Ushiyama, one of Mr. Noda’s favorites. Without realizing that the beautiful woman is a prisoner like himself, he attempts to win her heart (Volume 6)

Noda “I didn’t think Henmi’s personality would stand out so much. Although he was originally set for a quick death, Mr. Okuma told me that Henmi still had more left in him. Henmi is a pervert that was summoned by his words. The character that I’ve enjoyed working on the most recently is chinpo-sensei (Ushiyama). He’s strong, he’s a gentleman, and aside from the fish cake on his forehead***, he’s the ideal man. In a time where weak and androgynous men with perms are getting all the praise, I think the women who like chinpo-sensei have excellent taste. Personally, I’m concerned about how women these days tend to prefer less vigorous men who are also androgynous, and how it may be connected to the declining birth rate. Who will be the next powerful pervert to appear and have sexual intercourse disguised as pandemonic acts of killing? I’ll make sure I meet the expectations of the readers”.

The desire for sex is one that’s connected to natural and fundamental desires. The desires of these drastically abnormal characters are indeed bizarre, but there’s something likable about that. According to Mr. Okuma, it is because they are not typical villains; they are human beings just like we are. “People often fear what is different, and tend to side with the standard or what the majority chooses. Somewhere deep inside, they end up seeking something that’s recognizable. But at the same time, they want to see something that is completely out of the ordinary. Going too far leads to failure as people will be drawn back, and not going far enough would just leave you buried under everything else. The ability to maintain that delicate balance - going just far enough - and picking out a unique method of portrayal is something that’s really attractive about Mr. Noda. He doesn’t fear criticism, and he’s able to show his characters as human beings in humorous ways”.
On the other hand, there are also characters who release an orthodox aura of coolness. After losing his friend in the Russo-Japanese War, Sugimoto pursues the stashed gold with all his heart in order to provide for his childhood friend Umeko, who is also the widow of his lost friend. Kiroranke - a friend of Asirpa’s father - is another one of these characters. He is a wise man with a great figure that carries an authentic sense of Ainu manliness.

Noda “As one would expect, when Sugimoto and Miss Asirpa are active, the reactions are quite positive. I initially thought that Genjiro Tanigaki - the Madagi - would be suitable for the protagonist role. I think the boys would like a character like that who has his sorrows and remains mostly silent. As for Kiroranke, his sex appeal should be best understood by foreign women. We should really promote big-boned characters with large pectoral muscles, lots of hair, and enormous balls [laughs] in the manga industry”.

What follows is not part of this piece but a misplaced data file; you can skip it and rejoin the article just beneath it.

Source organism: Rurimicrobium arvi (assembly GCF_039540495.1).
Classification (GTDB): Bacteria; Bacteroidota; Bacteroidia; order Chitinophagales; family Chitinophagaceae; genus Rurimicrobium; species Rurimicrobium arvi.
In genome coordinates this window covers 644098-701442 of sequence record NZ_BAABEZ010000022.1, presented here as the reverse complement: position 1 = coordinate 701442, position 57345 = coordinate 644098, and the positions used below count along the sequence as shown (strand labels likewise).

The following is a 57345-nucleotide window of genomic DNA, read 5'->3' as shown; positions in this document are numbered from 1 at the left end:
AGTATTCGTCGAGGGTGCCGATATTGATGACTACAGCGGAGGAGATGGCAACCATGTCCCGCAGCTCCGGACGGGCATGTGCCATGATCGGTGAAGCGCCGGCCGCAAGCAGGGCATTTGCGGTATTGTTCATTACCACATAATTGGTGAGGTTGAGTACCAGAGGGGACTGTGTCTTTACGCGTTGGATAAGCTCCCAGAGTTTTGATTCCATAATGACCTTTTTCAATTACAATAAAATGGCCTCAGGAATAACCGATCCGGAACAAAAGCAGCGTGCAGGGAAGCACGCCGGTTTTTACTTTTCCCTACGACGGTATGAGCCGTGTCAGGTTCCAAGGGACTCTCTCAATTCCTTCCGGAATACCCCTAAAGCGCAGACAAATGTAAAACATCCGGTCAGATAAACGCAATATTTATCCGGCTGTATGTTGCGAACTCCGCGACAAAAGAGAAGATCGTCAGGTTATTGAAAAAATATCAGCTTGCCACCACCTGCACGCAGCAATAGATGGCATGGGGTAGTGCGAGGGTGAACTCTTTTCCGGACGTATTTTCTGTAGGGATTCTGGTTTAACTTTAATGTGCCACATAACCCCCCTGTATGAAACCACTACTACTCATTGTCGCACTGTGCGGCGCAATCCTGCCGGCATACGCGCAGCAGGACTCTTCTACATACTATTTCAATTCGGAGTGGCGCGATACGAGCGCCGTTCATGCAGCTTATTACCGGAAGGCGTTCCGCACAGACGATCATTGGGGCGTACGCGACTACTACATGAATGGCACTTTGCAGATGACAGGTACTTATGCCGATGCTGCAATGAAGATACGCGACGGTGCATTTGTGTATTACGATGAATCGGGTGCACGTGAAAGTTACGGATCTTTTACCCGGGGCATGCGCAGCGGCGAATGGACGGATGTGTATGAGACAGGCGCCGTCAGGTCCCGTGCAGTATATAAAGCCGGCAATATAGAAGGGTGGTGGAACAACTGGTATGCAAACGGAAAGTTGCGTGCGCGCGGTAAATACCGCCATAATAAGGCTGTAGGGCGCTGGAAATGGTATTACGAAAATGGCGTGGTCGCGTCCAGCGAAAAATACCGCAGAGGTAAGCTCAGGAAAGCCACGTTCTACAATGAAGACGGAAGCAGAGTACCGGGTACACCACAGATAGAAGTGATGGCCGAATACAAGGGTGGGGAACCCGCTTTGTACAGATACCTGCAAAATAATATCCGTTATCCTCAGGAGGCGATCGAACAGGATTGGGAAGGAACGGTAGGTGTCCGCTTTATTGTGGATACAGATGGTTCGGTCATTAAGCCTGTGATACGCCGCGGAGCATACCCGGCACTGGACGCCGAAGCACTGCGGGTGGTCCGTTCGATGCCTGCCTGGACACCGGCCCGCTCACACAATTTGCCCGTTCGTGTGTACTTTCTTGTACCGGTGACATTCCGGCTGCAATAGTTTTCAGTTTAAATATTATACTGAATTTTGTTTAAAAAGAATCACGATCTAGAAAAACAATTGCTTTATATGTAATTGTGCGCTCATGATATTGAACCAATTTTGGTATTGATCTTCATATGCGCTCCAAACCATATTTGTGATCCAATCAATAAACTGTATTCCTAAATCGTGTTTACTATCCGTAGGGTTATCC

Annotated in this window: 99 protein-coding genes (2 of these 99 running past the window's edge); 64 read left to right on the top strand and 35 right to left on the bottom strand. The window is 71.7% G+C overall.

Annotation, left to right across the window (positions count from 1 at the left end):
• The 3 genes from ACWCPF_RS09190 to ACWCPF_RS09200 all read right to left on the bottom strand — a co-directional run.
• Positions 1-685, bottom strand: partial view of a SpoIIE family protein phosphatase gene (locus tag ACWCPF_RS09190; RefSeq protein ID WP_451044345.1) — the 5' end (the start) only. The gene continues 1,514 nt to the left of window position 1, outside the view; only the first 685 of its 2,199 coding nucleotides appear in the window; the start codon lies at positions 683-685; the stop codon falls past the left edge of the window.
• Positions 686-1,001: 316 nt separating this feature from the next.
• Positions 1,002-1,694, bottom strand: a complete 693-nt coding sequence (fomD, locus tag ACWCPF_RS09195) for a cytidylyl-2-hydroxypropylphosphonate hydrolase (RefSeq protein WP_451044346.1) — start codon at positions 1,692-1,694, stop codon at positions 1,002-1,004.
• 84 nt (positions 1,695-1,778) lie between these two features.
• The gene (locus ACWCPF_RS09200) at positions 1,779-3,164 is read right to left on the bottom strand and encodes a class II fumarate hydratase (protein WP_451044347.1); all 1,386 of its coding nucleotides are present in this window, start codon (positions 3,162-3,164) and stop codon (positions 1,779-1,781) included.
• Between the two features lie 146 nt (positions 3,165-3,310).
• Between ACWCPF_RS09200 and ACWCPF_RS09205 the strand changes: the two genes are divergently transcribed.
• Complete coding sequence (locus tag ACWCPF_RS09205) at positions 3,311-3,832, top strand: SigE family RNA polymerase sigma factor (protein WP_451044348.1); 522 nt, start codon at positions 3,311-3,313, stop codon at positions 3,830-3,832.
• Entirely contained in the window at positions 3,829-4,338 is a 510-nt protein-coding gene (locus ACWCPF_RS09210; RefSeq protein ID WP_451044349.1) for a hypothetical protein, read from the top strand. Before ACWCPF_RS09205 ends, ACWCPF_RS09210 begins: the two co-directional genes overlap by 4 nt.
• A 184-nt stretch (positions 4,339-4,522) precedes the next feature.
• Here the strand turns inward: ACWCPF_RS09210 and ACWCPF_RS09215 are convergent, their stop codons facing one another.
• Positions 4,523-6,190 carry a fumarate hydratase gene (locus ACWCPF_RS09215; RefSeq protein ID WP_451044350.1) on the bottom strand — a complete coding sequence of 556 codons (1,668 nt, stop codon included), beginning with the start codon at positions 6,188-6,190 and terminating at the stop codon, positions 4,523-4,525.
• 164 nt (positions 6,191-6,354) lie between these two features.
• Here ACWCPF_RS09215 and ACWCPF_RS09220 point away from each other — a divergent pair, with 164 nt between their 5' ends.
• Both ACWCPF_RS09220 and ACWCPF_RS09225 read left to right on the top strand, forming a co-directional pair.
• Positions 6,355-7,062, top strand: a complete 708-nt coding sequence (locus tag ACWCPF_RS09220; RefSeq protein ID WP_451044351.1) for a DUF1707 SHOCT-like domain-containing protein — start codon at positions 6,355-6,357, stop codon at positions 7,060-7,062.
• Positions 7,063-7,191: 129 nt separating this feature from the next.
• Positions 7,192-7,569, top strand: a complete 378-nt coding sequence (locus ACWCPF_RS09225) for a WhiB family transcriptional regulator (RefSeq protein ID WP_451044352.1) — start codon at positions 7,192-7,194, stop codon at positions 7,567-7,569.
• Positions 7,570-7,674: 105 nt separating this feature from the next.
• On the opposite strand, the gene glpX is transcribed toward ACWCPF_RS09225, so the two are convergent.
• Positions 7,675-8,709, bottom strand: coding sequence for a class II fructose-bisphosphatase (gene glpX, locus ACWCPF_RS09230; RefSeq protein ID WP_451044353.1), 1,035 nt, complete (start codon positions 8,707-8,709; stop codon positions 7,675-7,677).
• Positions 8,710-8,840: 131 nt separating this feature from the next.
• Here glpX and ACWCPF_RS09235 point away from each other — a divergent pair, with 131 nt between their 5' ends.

Until he reaches his place of death, he will continue to struggle and survive Where does the path of “Immortal Sugimoto” lead? (Volume 3)

”Golden Kamuy” is already being published overseas in countries such as France and Taiwan. Plans for translated publications in Italy have also been made, with fan responses and demands for the title growing slowly but surely. “It’s possible that the manga became popular within Japan because the readers were able to see how Mr. Noda respectfully accepts other cultures”, says Mr. Okuma. The efforts of Sugimoto and Asirpa as they work together in their adventures will certainly overcome boundaries and touch the hearts of readers overseas as well.
Not only has it been revealed that Asirpa is connected with the man who stashed the Ainu gold, readers can also see Russian partisans beginning to creep into the picture. As the framework of the title expands, its mysteries also begin to unfold. Experience the lives of men who are searching for the right place to die, and chase after the Ainu gold together with the characters of “Golden Kamuy”.

Interview conducted by Momo Tachibana
With cooperation from Hakko Okuma
Translated by Tokyo Otaku Mode Inc.

*Translator’s Note: Matagi refers to people who hunt in groups using traditional techniques from Hokkaido or the Touhoku region.
**Editor’s Note: The case refers to numerous attacks by black grizzlies on residences in 1915 that caused seven deaths and three cases of serious injury.
***Editor’s Note: There is a protrusion on Ushiyama’s forehead where the skin has hardened and resembles a fish cake.

PROFILE

Satoru Noda

Born in Hokkaido. In 2003, he made his debut with “Kyoko-san no Kyo toiu Kyou” in Bessatsu Young Magazine. With “Goalie wa Maeshika Mukanai”, he won first prize in the Young Category of the 54th Chiba Tetsuya Award In 2006. He also wrote “Supinamarada!”, a manga about a high school student who is passionate about ice hockey. In 2015, “Golden Kamuy” finished second in the Comic Natalie Award. After finishing second in Kono Manga ga Sugoi! Award for Male Readers in 2016, the title finally won first prize in the Manga Taisho Award. “Golden Kamuy” is a hit title with over 2.7 million copies sold.
Twitter: @satorunoda